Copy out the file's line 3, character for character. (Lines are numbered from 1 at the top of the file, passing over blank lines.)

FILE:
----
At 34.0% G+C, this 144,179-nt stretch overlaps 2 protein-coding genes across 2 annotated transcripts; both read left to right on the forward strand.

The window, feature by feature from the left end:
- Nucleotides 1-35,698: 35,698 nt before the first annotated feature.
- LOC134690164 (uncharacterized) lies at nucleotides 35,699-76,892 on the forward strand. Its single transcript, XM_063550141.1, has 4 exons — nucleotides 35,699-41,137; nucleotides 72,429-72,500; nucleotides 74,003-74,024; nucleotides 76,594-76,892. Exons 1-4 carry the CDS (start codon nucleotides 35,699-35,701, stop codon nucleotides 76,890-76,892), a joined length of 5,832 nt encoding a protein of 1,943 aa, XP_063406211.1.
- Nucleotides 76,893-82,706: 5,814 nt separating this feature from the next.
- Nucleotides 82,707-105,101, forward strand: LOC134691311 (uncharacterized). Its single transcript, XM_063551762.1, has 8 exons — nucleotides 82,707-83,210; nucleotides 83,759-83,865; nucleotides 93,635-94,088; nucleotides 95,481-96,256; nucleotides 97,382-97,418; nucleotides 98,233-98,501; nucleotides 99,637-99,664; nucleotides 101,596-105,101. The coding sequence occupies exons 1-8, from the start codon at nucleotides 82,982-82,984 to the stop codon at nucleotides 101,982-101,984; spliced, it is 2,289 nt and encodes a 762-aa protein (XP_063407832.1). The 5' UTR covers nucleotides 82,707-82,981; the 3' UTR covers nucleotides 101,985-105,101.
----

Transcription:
- Nucleotides 1-35,698: 35,698 nt before the first annotated feature.